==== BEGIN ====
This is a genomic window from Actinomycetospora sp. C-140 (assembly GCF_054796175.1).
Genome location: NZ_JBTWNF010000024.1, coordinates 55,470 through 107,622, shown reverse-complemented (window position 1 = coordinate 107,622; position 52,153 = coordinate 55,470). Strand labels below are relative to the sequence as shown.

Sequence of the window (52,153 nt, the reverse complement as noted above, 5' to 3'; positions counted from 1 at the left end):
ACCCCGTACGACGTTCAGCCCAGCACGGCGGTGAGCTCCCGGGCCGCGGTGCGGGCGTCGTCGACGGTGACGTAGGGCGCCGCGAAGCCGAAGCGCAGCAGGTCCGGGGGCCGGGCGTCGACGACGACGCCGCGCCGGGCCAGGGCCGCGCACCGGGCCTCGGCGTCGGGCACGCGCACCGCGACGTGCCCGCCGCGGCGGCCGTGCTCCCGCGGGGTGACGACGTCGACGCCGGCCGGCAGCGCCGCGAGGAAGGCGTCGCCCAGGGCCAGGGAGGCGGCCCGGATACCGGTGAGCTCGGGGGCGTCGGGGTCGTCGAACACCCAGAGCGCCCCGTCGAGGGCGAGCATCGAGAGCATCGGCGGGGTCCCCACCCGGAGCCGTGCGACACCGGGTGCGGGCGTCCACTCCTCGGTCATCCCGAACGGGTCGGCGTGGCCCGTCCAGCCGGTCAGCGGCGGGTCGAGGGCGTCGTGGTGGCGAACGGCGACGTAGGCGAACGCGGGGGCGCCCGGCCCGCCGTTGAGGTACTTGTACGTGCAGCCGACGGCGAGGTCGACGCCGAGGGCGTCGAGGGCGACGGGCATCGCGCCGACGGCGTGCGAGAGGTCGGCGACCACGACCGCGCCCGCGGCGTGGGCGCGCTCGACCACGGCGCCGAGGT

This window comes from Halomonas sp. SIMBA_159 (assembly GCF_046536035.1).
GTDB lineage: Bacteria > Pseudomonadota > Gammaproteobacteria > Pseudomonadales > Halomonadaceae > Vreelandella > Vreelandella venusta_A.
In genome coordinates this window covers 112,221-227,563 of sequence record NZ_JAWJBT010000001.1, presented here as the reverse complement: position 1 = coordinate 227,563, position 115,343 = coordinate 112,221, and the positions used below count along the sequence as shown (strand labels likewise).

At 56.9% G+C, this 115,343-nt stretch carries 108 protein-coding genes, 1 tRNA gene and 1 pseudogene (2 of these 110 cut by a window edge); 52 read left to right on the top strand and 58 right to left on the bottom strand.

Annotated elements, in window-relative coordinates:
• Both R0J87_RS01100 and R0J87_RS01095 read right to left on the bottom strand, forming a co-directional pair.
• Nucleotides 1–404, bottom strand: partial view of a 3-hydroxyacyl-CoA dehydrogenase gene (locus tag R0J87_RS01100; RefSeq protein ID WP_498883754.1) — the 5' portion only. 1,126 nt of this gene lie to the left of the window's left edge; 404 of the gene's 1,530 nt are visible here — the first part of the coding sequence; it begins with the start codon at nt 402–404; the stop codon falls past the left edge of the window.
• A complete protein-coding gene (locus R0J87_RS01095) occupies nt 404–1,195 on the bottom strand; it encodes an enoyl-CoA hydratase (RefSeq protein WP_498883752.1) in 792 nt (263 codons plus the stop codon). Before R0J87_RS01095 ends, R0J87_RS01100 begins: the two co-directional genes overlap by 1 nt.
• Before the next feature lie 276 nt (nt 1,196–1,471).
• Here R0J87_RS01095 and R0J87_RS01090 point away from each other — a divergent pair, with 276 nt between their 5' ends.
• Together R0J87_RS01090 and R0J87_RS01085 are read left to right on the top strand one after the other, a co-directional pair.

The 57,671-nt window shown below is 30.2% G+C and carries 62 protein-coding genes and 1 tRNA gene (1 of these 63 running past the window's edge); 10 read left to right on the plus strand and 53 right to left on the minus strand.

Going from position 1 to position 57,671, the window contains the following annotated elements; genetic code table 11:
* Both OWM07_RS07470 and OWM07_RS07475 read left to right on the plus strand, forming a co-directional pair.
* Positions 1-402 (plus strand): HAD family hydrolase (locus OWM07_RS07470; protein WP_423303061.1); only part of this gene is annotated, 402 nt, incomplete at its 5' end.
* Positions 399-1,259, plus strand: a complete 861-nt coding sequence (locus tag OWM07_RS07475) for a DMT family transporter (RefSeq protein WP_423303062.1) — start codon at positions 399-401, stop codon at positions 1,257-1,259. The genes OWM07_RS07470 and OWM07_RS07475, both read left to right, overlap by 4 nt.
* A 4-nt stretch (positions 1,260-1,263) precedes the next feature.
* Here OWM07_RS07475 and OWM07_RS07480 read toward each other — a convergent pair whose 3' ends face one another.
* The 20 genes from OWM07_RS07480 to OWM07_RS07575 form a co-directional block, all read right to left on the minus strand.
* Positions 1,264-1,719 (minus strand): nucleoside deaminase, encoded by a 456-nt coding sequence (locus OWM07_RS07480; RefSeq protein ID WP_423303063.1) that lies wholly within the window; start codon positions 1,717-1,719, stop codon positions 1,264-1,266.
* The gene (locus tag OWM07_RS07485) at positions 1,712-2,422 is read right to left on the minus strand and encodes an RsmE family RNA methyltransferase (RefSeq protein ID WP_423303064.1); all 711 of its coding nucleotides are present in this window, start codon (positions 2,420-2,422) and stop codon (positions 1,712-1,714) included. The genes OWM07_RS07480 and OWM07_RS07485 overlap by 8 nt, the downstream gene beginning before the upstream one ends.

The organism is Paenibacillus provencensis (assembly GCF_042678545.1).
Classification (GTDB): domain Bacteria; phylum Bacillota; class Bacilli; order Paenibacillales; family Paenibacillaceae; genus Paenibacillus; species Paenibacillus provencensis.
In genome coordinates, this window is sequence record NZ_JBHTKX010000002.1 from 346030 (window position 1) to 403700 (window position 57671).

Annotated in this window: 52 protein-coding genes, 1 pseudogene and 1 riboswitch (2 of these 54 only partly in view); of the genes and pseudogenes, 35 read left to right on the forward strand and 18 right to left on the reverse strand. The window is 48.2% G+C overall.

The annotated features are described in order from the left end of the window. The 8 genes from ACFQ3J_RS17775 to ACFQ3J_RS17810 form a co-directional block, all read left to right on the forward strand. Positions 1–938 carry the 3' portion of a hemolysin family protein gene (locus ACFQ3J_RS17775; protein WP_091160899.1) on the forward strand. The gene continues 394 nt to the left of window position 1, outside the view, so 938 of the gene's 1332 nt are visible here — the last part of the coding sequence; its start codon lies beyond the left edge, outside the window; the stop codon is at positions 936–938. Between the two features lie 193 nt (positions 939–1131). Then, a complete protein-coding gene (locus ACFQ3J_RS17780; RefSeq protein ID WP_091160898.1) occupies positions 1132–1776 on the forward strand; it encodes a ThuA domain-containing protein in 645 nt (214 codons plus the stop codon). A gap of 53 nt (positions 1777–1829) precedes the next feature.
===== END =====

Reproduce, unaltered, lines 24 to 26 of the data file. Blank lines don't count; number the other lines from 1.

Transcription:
* Positions 1,264-1,719 (minus strand): nucleoside deaminase, encoded by a 456-nt coding sequence (locus OWM07_RS07480; RefSeq protein ID WP_423303063.1) that lies wholly within the window; start codon positions 1,717-1,719, stop codon positions 1,264-1,266.
* The gene (locus tag OWM07_RS07485) at positions 1,712-2,422 is read right to left on the minus strand and encodes an RsmE family RNA methyltransferase (RefSeq protein ID WP_423303064.1); all 711 of its coding nucleotides are present in this window, start codon (positions 2,420-2,422) and stop codon (positions 1,712-1,714) included. The genes OWM07_RS07480 and OWM07_RS07485 overlap by 8 nt, the downstream gene beginning before the upstream one ends.

The organism is Paenibacillus provencensis (assembly GCF_042678545.1).